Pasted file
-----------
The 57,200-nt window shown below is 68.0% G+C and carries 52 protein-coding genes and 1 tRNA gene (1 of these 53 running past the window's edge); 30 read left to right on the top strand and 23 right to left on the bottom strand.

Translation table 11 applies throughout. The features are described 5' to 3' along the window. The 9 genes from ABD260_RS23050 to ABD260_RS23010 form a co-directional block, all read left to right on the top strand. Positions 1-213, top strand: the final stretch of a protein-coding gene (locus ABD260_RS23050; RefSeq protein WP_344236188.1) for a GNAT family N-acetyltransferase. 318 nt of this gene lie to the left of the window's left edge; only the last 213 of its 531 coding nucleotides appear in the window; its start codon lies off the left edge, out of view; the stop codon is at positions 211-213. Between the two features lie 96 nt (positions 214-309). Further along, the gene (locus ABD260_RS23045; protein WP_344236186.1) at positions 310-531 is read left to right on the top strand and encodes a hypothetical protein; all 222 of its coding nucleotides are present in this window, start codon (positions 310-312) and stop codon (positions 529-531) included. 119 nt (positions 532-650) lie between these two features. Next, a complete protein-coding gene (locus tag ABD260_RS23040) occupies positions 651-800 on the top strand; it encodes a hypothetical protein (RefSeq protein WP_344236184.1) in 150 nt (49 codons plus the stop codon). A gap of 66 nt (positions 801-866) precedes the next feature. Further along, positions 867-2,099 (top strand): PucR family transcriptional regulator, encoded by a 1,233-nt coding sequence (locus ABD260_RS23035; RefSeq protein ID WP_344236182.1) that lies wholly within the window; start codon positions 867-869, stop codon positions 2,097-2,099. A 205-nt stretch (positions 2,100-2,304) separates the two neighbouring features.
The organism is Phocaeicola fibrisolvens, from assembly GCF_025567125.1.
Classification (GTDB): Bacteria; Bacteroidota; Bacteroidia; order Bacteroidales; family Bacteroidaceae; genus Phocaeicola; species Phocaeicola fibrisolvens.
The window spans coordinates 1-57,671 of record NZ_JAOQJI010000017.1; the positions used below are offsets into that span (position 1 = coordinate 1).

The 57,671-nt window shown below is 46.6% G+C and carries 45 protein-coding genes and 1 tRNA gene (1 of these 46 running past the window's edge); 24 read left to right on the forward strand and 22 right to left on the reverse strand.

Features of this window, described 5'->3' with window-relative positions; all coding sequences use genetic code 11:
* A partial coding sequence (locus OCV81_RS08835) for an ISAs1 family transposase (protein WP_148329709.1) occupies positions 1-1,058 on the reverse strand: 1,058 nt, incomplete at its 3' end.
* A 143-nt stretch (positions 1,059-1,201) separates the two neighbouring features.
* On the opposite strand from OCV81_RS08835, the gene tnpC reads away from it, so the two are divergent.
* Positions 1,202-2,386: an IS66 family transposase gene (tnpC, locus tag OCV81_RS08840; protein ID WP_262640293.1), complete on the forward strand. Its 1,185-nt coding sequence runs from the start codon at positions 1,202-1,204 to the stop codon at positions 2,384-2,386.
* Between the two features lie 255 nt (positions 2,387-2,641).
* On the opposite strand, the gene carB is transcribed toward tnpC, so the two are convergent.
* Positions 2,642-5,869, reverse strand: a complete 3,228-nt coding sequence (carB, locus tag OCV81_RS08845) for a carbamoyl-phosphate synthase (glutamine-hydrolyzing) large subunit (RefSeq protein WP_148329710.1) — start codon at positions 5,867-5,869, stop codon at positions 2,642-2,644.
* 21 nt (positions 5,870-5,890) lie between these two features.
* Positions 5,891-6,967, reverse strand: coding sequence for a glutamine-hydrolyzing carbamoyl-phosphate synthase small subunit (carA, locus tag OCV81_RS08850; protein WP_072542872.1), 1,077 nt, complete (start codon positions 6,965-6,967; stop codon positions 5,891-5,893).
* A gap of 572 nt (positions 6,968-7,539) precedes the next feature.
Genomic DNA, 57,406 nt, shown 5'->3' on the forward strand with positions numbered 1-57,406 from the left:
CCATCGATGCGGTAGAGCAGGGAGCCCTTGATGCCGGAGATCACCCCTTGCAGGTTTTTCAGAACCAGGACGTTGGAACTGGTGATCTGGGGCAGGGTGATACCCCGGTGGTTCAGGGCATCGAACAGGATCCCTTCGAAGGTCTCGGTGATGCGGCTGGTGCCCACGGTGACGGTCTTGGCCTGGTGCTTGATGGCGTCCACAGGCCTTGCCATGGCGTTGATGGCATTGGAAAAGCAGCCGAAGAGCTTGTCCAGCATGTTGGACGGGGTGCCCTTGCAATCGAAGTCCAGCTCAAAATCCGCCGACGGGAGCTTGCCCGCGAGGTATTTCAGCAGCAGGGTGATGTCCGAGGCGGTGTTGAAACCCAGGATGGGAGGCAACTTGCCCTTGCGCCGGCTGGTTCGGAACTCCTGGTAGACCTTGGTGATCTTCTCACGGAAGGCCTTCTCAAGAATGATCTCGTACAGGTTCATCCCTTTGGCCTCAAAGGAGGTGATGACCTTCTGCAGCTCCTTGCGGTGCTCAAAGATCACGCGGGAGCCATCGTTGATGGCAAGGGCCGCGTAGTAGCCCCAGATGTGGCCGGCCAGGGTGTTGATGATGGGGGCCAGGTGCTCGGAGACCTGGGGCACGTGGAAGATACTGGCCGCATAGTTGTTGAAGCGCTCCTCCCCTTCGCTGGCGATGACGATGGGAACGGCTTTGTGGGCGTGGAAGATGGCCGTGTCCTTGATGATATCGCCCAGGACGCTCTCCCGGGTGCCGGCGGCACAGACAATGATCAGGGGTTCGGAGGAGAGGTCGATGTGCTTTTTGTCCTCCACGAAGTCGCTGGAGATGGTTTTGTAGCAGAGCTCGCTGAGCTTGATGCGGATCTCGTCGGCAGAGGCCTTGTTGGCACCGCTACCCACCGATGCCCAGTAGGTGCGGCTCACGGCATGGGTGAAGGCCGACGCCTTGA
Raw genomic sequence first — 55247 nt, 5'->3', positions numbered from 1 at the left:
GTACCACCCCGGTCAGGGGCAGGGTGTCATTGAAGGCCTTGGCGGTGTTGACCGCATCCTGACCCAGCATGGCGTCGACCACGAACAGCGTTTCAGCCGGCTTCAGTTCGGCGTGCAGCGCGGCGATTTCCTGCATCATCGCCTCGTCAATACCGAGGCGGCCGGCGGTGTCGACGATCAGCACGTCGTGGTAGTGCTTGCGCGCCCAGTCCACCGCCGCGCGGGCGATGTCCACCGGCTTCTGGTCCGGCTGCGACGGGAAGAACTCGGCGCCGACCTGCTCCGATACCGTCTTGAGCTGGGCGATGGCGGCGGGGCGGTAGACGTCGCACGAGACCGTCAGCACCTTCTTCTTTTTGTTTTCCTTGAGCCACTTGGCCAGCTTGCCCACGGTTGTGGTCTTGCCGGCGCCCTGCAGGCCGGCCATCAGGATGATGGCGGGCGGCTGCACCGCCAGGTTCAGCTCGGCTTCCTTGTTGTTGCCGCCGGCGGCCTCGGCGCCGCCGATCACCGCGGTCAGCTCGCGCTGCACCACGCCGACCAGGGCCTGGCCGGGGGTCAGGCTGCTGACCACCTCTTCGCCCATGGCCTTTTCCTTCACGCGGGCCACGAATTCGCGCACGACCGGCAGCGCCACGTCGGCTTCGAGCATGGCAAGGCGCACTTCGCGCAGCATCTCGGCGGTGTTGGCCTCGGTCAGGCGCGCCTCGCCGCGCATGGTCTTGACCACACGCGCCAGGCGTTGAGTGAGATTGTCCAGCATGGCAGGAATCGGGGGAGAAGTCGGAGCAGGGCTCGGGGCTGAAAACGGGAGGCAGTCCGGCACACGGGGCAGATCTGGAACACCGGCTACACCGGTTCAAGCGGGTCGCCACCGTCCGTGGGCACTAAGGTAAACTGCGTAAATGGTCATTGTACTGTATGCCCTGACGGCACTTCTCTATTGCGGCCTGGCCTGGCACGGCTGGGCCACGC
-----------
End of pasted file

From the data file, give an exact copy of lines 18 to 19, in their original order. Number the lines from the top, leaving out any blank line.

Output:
Genomic DNA, 57,406 nt, shown 5'->3' on the forward strand with positions numbered 1-57,406 from the left:
CCATCGATGCGGTAGAGCAGGGAGCCCTTGATGCCGGAGATCACCCCTTGCAGGTTTTTCAGAACCAGGACGTTGGAACTGGTGATCTGGGGCAGGGTGATACCCCGGTGGTTCAGGGCATCGAACAGGATCCCTTCGAAGGTCTCGGTGATGCGGCTGGTGCCCACGGTGACGGTCTTGGCCTGGTGCTTGATGGCGTCCACAGGCCTTGCCATGGCGTTGATGGCATTGGAAAAGCAGCCGAAGAGCTTGTCCAGCATGTTGGACGGGGTGCCCTTGCAATCGAAGTCCAGCTCAAAATCCGCCGACGGGAGCTTGCCCGCGAGGTATTTCAGCAGCAGGGTGATGTCCGAGGCGGTGTTGAAACCCAGGATGGGAGGCAACTTGCCCTTGCGCCGGCTGGTTCGGAACTCCTGGTAGACCTTGGTGATCTTCTCACGGAAGGCCTTCTCAAGAATGATCTCGTACAGGTTCATCCCTTTGGCCTCAAAGGAGGTGATGACCTTCTGCAGCTCCTTGCGGTGCTCAAAGATCACGCGGGAGCCATCGTTGATGGCAAGGGCCGCGTAGTAGCCCCAGATGTGGCCGGCCAGGGTGTTGATGATGGGGGCCAGGTGCTCGGAGACCTGGGGCACGTGGAAGATACTGGCCGCATAGTTGTTGAAGCGCTCCTCCCCTTCGCTGGCGATGACGATGGGAACGGCTTTGTGGGCGTGGAAGATGGCCGTGTCCTTGATGATATCGCCCAGGACGCTCTCCCGGGTGCCGGCGGCACAGACAATGATCAGGGGTTCGGAGGAGAGGTCGATGTGCTTTTTGTCCTCCACGAAGTCGCTGGAGATGGTTTTGTAGCAGAGCTCGCTGAGCTTGATGCGGATCTCGTCGGCAGAGGCCTTGTTGGCACCGCTACCCACCGATGCCCAGTAGGTGCGGCTCACGGCATGGGTGAAGGCCGACGCCTTGA